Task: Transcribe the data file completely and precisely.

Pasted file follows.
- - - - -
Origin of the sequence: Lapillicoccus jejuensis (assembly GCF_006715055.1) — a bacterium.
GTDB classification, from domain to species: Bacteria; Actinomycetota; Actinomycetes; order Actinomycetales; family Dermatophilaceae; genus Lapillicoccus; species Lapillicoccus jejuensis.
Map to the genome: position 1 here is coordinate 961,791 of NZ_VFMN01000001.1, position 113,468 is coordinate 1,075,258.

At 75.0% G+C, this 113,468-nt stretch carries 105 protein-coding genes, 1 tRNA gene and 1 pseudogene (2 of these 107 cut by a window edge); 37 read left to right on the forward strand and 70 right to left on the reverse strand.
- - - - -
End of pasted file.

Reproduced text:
Origin of the sequence: Lapillicoccus jejuensis (assembly GCF_006715055.1) — a bacterium.
GTDB classification, from domain to species: Bacteria; Actinomycetota; Actinomycetes; order Actinomycetales; family Dermatophilaceae; genus Lapillicoccus; species Lapillicoccus jejuensis.
Map to the genome: position 1 here is coordinate 961,791 of NZ_VFMN01000001.1, position 113,468 is coordinate 1,075,258.

At 75.0% G+C, this 113,468-nt stretch carries 105 protein-coding genes, 1 tRNA gene and 1 pseudogene (2 of these 107 cut by a window edge); 37 read left to right on the forward strand and 70 right to left on the reverse strand.